Unravelling ADM (Aeromedical Decision Making)

Aeromedical Decision Making (ADM) is a paradigm, a template and a tool. ADM as a paradigm presently consciously practiced by Civil Aviation Authority, New Zealand; and it is a logical template to be applied by other regulators as well, while it is a useful tool in the hands of Aviation Medical Examiners (AME).

To unravel ADM, one needs to first understand that this is an amalgamation of two concepts: evidence-based medicine (EBM) and structured risk management. The aim of ADM, in the context of regulatory medical licensing, is to ensure assessment of individual fitness for aviation duties without compromising the aviation safety. Meaning thereby, that irrespective of the fitness awarded, the possibility of subtle or sudden incapacitation in flight is not likely to jeopardize the safety of flight, with existing safety measures in place: be it the presence of a second pilot, or applying the prevalence rates of illness/disease in the population, or aircraft automation like audio-visual warnings or auto-pilot, or applying the airmanship or crew resource management principles or any other safety mechanism. It must be understood though, that while evaluating a disability, the available safety mechanism listed above are not considered (except applying the 1% rule for multi-crew operations only), except the professional responsibilities of the pilot under assessment; however the restrictions imposed on the pilot, in case of disabilities, may consider the safety mechanisms listed above.

Let us first understand the concept of Risk Management [1]. The broad elements of Risk Management are:  establishing the context, risk assessment (by identification, analysis and evaluation) and risk treatment. These elements of Risk Management are continuously governed by two vital processes throughout: “monitoring and review” and “communication and consultation” [1]. Without delving into these self-explanatory concepts, it is important to understand that this paradigm of systematic risk management is useful for the ADM as well. In case of ADM, acceptable parameters are required for defining the context, broad risk assessment is undertaken by identifying/defining the risks requiring observation/ intervention/management, to enable the analysis of the disease/disability, its management and the operational (read aviation) environment; for an evaluation of acceptable or non-acceptable risks under operational environment, to finally define the flying fitness (unrestricted or with limitations) or denial of it.

Now to answer as to how does EBM help in ADM? It is said that “the practice of evidence based medicine means integrating individual clinical expertise with the best available external clinical evidence from systematic research” [2]. Furthermore, it is “the conscientious, explicit, and judicious use of current best evidence in making decisions about the care of individual patients” [2]. It is important here to understand the broad meaning of the word ‘care’ in the context of aviation regulatory functions. It starts with the AME and the individual’s family/general physician (if both are not the same, which may be the case many a times) who have to responsibility of offering the best available treatment in case of a disease/disability to their pilot-patient. It then extends to the medical regulators, who determine the status of such an individual pilot for determining his/her fitness for aviation duties. To quote, Sackett et al, “Increased expertise is reflected in many ways, but especially in more effective and efficient diagnosis and in the more thoughtful identification and compassionate use of individual patients’ predicaments, rights, and preferences in making clinical decisions about their care [2]”. This has to be extended, where the vital principles of EBM viz. individual patient’s predicaments, rights and preference, need to be applied by the regulators while evaluating fitness of a pilot. It is important that EBM is applied holistically by all concerned and not in an arbitrary or piece meal manner. Therefore, it has to become a conscious practice by all those who are party to the ADM process determining the medical fitness of pilots for aviation duties.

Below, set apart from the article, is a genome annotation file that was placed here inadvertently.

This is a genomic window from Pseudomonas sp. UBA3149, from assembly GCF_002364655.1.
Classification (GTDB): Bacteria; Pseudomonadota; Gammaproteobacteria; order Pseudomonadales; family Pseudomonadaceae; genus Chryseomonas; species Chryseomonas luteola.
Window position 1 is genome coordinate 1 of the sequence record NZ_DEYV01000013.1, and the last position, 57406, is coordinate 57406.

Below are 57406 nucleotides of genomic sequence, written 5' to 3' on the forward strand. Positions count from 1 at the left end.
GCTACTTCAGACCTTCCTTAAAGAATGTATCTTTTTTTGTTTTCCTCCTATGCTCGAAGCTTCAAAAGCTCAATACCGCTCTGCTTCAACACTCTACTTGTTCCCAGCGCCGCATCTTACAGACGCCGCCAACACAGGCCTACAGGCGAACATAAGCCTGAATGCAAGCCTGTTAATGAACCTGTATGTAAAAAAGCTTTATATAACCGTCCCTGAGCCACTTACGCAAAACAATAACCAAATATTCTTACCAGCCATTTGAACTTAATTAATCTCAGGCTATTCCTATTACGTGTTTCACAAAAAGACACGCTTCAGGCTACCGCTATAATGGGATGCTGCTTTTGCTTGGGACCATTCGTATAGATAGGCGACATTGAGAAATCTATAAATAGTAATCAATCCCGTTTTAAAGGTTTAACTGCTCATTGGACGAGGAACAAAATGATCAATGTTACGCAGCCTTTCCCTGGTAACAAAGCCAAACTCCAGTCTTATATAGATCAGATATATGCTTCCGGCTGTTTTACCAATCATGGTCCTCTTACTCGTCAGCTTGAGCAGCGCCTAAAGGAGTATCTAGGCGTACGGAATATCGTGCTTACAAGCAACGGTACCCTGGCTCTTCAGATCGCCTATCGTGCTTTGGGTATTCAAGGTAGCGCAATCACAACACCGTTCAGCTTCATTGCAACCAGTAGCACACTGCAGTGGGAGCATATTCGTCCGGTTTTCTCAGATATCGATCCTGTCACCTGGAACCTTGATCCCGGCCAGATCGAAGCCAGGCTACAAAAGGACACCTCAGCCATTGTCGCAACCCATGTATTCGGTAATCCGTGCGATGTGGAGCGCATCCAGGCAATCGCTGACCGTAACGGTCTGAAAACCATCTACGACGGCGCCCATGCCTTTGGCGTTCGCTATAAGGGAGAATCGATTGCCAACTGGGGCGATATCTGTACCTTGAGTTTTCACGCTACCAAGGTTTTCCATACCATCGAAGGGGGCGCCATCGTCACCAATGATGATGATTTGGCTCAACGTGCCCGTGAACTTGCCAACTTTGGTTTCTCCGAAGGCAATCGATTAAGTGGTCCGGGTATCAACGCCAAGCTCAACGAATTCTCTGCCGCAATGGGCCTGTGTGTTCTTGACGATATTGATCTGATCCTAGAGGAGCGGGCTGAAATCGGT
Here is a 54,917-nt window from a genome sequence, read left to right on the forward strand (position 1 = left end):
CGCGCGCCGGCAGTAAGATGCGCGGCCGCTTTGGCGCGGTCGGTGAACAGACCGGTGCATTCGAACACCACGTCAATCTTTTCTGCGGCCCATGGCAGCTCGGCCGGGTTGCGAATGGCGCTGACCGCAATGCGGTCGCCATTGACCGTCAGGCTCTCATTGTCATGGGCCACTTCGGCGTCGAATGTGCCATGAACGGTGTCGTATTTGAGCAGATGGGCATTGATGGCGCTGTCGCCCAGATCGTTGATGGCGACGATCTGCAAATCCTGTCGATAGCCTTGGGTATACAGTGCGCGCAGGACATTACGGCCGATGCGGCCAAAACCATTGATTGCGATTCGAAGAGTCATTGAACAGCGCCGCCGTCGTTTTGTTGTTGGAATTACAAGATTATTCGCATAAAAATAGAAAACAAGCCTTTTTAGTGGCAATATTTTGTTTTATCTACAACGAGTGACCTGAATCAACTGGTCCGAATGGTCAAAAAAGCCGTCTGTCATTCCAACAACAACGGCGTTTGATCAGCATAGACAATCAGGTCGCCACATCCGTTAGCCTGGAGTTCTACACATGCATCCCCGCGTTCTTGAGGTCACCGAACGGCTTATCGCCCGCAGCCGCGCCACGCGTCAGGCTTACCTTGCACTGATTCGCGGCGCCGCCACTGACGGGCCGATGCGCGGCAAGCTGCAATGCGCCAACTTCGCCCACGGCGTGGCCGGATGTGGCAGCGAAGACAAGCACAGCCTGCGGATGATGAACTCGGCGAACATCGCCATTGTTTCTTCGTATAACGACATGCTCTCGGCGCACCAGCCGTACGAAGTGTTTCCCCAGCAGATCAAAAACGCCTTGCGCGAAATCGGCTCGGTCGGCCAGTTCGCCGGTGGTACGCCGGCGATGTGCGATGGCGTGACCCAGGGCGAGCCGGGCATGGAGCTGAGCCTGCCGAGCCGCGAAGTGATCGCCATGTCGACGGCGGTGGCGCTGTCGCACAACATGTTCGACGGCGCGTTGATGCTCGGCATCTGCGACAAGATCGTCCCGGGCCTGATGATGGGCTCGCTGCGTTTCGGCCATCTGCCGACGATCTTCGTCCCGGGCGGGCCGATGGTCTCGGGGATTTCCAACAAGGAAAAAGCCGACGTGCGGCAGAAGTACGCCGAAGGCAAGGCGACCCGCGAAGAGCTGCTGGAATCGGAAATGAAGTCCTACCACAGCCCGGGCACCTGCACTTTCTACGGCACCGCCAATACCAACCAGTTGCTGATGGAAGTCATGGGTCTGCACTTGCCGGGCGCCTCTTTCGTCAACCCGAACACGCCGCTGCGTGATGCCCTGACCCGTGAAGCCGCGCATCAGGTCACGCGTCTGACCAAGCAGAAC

There are certain pitfalls in applying ADM, the biggest being the absence of evidence pertaining to the niche population of pilots. But as 1% rule, initially propounded for assessment of cardiovascular morbidity based on the data from the age and sex matched population [3], has proven its usefulness as a rule of thumb in determining the fitness in case of multi-crew operations; it is envisaged that the principles of ADM, if applied earnestly, shall provide fair, just and transparent outcomes. Thus ADM, in the context of the regulatory purposes, is to align itself with the due scientific basis of EBM within the structured risk management paradigm. So also it is the onus of the AME/medical licensing authority to apply the current best evidence, within the structured risk management processes to provide the “reasonable, replicable and reviewable” [4] fitness outcomes for the benefit of the individual pilot without compromising aviation safety.


1. ISO 31000: 2009: Risk Management Principles and Guidelines [Abstract at http://www.iso.org/iso/catalogue_detail?csnumber=43170]

2. Sackett DL, Rosenberg WMC, Gray JAM, Hynes RB, Richardson WS. Evidence based medicine: what it is and what it isn’t. BMJ 1996; 312: 71.

3. Evans ADB. International regulation of medical standards. In Rainford DJ, Gradwell DP (editors) Ernsting’s Aviation Medicine. Fourth Ed. Hodder Arnold: London; 2006: 547-566.

4. Watson DB. Aeromedical decision-making: an evidence-based risk management paradigm. Aviat Space Environ Med 2005; 76: 58-62.

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